Vassar would probably count as a scholarly enclave. The town of Poughkeepsie did not have much going on and got a bit violent after dark. There were only a few spaces off campus that students went to on a regular basis like one nearish 24 hour dinner called the Acrop. NYC and Boston were a bit too far away for easy, weekend commuting.

        We called it the Vassar Bubble for a reason. Most social life happened on campus and most students (98 or 99 percent) lived on-campus for all four years.Report

      • NewDealer in reply to NewDealer says:

        Sometimes the violence would creep unto campus. I had a friend that was cold-cocked with a gun during my sophomore year right next to one of the gates.Report

      • Lyle in reply to NewDealer says:

        How many isolated state schools still exist. In Mi for example the upgraded normal schools (Eastern, Western, Central, and Northern exist in reasonable sized communities, Eastern is right next to Ann Arbor, Western is in Kalamazoo, Central is in Mount Pleasant with a pop of 26k and Northern is in Marquette). In Tx the same applies with schools in at least reasonable sized towns, except perhaps for Sull Ross in Alpine. A lot of schools are now metropolitian also.Report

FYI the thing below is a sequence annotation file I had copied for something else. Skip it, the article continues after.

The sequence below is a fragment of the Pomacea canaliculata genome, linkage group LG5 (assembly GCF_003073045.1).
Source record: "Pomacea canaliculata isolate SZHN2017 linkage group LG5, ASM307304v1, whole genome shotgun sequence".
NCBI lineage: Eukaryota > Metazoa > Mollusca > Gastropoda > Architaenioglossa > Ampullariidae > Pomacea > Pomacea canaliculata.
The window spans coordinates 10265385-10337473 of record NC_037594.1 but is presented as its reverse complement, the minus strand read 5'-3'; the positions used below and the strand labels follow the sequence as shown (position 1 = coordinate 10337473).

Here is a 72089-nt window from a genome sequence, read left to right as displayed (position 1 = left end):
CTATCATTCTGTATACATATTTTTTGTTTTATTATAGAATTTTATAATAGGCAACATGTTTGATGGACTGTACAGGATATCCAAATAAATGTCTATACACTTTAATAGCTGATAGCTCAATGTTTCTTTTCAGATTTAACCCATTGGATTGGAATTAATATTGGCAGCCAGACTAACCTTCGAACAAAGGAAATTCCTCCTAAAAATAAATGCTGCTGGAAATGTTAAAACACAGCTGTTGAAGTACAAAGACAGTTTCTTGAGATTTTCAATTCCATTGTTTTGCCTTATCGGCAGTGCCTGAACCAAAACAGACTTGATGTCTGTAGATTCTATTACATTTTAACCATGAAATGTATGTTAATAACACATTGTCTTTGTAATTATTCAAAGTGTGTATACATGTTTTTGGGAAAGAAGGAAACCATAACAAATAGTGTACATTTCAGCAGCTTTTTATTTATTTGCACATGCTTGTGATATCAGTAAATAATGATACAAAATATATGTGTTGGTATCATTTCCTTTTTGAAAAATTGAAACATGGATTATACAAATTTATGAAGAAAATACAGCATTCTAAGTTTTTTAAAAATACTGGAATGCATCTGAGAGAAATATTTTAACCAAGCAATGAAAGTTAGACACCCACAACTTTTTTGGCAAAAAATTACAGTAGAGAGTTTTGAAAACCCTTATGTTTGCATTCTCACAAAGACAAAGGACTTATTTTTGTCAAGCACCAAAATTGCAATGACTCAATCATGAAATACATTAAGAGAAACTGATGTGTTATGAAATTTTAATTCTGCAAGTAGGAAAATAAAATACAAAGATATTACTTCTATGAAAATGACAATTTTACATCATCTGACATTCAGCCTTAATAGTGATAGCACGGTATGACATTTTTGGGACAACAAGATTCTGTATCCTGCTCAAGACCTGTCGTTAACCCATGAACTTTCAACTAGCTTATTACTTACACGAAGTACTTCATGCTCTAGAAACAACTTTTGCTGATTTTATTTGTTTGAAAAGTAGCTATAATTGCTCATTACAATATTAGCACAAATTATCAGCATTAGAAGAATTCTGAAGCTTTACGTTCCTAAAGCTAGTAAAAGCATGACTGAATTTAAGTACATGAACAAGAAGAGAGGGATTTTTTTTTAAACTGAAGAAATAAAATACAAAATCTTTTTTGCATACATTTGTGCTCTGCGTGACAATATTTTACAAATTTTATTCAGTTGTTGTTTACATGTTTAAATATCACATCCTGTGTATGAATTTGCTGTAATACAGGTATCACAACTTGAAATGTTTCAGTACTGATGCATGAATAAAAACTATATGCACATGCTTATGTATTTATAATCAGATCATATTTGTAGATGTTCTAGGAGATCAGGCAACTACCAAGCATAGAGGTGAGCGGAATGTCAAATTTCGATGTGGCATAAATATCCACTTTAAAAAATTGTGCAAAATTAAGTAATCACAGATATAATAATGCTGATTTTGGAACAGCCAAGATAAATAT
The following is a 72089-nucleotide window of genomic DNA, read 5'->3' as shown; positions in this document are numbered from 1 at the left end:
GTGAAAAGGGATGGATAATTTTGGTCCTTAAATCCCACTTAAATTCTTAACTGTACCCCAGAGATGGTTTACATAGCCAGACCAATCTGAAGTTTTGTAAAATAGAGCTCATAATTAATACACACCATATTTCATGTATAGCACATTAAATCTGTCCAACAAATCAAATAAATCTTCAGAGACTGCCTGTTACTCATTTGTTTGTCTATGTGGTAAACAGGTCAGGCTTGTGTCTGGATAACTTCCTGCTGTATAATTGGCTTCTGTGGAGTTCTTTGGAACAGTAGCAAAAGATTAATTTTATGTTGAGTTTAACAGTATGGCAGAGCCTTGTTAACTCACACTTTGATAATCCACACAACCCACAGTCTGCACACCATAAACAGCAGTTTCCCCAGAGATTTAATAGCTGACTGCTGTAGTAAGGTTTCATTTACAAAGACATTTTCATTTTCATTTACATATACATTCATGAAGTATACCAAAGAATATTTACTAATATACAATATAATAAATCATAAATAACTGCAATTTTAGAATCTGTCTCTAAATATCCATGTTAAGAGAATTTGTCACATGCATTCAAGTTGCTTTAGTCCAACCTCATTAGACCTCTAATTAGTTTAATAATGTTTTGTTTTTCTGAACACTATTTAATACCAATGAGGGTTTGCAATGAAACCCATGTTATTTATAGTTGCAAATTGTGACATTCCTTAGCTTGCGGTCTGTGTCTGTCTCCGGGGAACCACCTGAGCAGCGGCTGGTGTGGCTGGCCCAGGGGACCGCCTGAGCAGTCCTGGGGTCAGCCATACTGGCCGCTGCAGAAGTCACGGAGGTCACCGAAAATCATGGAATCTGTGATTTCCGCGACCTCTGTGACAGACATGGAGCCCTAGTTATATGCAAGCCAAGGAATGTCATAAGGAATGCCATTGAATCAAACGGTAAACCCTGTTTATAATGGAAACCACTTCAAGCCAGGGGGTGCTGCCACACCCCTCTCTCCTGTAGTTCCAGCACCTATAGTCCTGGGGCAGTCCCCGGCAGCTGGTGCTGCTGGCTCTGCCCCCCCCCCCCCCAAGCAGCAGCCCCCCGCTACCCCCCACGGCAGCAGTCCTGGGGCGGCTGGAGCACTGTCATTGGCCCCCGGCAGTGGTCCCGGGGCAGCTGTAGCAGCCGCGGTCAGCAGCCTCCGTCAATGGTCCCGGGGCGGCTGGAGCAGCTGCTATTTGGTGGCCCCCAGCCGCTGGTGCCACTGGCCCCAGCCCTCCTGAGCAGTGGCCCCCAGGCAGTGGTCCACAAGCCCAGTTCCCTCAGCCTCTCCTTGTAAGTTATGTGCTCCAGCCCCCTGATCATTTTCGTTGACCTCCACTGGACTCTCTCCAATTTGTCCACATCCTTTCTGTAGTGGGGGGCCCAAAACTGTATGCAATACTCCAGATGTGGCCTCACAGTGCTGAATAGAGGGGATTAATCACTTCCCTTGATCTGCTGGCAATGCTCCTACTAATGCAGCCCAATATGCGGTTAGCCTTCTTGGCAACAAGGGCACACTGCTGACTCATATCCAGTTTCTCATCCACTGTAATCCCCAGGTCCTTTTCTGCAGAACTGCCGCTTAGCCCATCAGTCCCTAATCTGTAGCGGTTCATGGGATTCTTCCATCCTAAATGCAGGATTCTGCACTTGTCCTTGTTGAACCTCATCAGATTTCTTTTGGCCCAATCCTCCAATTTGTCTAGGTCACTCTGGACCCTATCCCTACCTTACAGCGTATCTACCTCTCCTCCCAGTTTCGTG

• Jaybird in reply to NewDealer says:

        In the late 80’s, early 90’s, “everybody” knew that if CU went away, Boulder would be devastated while if CSU went away, Fort Collins might lose a bead shop or two but be otherwise unchanged.

        Post internet boom, I imagine that that might have changed a little bit for Boulder but… if CSU went away, Fort Collins might lose a bead shop or two.Report

      • Kim in reply to NewDealer says:

        Penn State is NOT a corporate city. too many spinoffs.Report

  3. Pinky says:

    Two serious complications:

    Incoming college students rarely have any idea what they’re really like.
    Even if they did, they’d have no way to assess the particular collegiate environments.

    I think that Ethan’s trying to say that you can’t generalize from a college’s statistics. But I also don’t see how you can generalize from a faculty member’s or other student’s experience. Your college years are going to be affected by that one girl who rattles your brain, that teacher in an intro class that you expected to be boring, that roommate who exposes you to personality disorders you never dreamed of, and that friend who…well, I have no idea what door that friend will open, and neither does the high schooler who’s visiting the campus.

    Ethan’s theater kid may be interested in a school with a good drama program, but that’s not going to help him find the adjunct professor who clicks with him. And the funny thing is, that professor may be in the business program.Report

  4. J@m3z Aitch says:

    Good advice, Ethan. I’d add in Pinky’s reservations, though, and advise college students not to be afraid to transfer if they’re not finding what they’re looking for.Report

  5. ScarletNumber says:

    A good school is defined by the GIGO principle.Report